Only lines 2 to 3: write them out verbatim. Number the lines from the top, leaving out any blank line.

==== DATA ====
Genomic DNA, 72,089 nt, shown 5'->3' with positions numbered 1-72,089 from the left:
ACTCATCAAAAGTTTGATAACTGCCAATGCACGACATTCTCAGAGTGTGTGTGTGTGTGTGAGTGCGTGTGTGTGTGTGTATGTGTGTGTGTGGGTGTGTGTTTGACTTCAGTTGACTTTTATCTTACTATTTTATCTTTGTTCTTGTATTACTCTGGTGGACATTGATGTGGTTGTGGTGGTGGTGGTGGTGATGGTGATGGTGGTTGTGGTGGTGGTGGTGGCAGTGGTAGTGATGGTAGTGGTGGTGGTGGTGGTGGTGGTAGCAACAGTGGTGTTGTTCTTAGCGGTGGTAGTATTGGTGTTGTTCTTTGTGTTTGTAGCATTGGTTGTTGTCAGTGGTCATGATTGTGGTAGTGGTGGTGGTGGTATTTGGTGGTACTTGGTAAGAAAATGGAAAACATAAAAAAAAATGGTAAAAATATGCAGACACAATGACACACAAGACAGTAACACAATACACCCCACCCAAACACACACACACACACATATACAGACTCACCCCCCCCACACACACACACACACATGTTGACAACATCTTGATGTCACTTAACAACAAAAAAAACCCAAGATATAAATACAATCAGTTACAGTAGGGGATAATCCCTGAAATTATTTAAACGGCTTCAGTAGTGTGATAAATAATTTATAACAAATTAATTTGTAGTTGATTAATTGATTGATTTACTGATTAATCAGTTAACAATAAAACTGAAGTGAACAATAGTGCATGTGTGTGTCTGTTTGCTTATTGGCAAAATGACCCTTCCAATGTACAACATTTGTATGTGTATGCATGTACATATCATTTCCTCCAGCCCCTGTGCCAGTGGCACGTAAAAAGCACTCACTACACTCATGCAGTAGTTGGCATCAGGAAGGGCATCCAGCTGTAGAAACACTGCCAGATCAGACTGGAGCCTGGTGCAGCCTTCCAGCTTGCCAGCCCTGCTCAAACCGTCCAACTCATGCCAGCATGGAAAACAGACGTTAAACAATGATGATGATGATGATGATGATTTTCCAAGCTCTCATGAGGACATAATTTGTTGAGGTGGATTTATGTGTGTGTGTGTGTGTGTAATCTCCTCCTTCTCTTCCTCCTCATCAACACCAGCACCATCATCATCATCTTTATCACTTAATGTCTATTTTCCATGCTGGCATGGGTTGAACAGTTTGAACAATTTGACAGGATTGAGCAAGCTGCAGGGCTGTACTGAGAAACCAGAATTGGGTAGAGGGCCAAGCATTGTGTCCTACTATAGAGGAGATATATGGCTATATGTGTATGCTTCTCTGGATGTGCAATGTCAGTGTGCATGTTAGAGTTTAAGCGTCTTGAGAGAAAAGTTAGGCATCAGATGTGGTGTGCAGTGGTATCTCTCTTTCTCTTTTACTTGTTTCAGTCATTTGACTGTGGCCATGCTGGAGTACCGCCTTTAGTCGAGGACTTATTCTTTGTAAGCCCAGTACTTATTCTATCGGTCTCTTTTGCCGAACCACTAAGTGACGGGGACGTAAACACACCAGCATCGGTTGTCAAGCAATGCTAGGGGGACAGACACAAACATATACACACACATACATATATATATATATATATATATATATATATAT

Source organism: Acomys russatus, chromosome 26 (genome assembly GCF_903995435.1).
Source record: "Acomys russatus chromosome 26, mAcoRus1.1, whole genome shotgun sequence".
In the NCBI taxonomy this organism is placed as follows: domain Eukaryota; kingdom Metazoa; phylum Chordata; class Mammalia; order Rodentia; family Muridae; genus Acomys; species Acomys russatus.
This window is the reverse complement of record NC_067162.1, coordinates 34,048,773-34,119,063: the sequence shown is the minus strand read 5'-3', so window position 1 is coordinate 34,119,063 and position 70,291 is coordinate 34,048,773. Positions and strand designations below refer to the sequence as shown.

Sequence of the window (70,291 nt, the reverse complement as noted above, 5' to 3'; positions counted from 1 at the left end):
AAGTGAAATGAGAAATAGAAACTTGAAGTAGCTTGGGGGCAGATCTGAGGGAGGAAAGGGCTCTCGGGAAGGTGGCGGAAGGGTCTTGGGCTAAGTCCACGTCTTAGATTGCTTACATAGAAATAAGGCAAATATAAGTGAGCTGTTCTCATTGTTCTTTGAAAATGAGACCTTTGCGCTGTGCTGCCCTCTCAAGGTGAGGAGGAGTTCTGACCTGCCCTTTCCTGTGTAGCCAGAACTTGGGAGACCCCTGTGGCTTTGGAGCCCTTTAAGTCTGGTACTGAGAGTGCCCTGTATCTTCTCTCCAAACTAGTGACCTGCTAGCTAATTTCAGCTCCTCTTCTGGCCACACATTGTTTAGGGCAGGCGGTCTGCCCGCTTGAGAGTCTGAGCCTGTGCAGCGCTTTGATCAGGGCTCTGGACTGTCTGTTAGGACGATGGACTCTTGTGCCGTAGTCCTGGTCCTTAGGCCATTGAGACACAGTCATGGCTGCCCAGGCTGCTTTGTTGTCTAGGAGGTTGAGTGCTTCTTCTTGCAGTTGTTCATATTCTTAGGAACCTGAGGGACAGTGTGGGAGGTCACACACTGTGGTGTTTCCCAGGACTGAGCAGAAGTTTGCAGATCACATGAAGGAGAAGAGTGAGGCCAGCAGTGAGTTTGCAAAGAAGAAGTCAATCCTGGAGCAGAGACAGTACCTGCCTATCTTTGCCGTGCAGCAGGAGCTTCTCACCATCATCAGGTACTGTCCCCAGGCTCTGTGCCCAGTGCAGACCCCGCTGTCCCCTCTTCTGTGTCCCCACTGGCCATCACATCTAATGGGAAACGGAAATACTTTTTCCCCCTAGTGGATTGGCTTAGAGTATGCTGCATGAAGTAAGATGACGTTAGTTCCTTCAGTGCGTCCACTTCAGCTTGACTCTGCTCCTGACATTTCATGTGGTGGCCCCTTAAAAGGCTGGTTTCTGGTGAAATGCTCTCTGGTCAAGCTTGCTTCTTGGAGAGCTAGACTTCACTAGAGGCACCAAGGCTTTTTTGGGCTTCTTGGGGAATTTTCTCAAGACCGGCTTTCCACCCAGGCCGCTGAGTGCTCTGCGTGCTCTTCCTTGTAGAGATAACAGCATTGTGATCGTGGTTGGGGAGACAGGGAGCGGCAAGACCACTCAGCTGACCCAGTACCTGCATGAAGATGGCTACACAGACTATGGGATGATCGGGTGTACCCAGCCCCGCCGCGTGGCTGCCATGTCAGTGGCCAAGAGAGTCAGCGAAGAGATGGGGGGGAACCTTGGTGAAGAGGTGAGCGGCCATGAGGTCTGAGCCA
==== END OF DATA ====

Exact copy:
ACTCATCAAAAGTTTGATAACTGCCAATGCACGACATTCTCAGAGTGTGTGTGTGTGTGTGAGTGCGTGTGTGTGTGTGTATGTGTGTGTGTGGGTGTGTGTTTGACTTCAGTTGACTTTTATCTTACTATTTTATCTTTGTTCTTGTATTACTCTGGTGGACATTGATGTGGTTGTGGTGGTGGTGGTGGTGATGGTGATGGTGGTTGTGGTGGTGGTGGTGGCAGTGGTAGTGATGGTAGTGGTGGTGGTGGTGGTGGTGGTAGCAACAGTGGTGTTGTTCTTAGCGGTGGTAGTATTGGTGTTGTTCTTTGTGTTTGTAGCATTGGTTGTTGTCAGTGGTCATGATTGTGGTAGTGGTGGTGGTGGTATTTGGTGGTACTTGGTAAGAAAATGGAAAACATAAAAAAAAATGGTAAAAATATGCAGACACAATGACACACAAGACAGTAACACAATACACCCCACCCAAACACACACACACACACATATACAGACTCACCCCCCCCACACACACACACACACATGTTGACAACATCTTGATGTCACTTAACAACAAAAAAAACCCAAGATATAAATACAATCAGTTACAGTAGGGGATAATCCCTGAAATTATTTAAACGGCTTCAGTAGTGTGATAAATAATTTATAACAAATTAATTTGTAGTTGATTAATTGATTGATTTACTGATTAATCAGTTAACAATAAAACTGAAGTGAACAATAGTGCATGTGTGTGTCTGTTTGCTTATTGGCAAAATGACCCTTCCAATGTACAACATTTGTATGTGTATGCATGTACATATCATTTCCTCCAGCCCCTGTGCCAGTGGCACGTAAAAAGCACTCACTACACTCATGCAGTAGTTGGCATCAGGAAGGGCATCCAGCTGTAGAAACACTGCCAGATCAGACTGGAGCCTGGTGCAGCCTTCCAGCTTGCCAGCCCTGCTCAAACCGTCCAACTCATGCCAGCATGGAAAACAGACGTTAAACAATGATGATGATGATGATGATGATTTTCCAAGCTCTCATGAGGACATAATTTGTTGAGGTGGATTTATGTGTGTGTGTGTGTGTGTAATCTCCTCCTTCTCTTCCTCCTCATCAACACCAGCACCATCATCATCATCTTTATCACTTAATGTCTATTTTCCATGCTGGCATGGGTTGAACAGTTTGAACAATTTGACAGGATTGAGCAAGCTGCAGGGCTGTACTGAGAAACCAGAATTGGGTAGAGGGCCAAGCATTGTGTCCTACTATAGAGGAGATATATGGCTATATGTGTATGCTTCTCTGGATGTGCAATGTCAGTGTGCATGTTAGAGTTTAAGCGTCTTGAGAGAAAAGTTAGGCATCAGATGTGGTGTGCAGTGGTATCTCTCTTTCTCTTTTACTTGTTTCAGTCATTTGACTGTGGCCATGCTGGAGTACCGCCTTTAGTCGAGGACTTATTCTTTGTAAGCCCAGTACTTATTCTATCGGTCTCTTTTGCCGAACCACTAAGTGACGGGGACGTAAACACACCAGCATCGGTTGTCAAGCAATGCTAGGGGGACAGACACAAACATATACACACACATACATATATATATATATATATATATATATATATAT

Source organism: Acomys russatus, chromosome 26 (genome assembly GCF_903995435.1).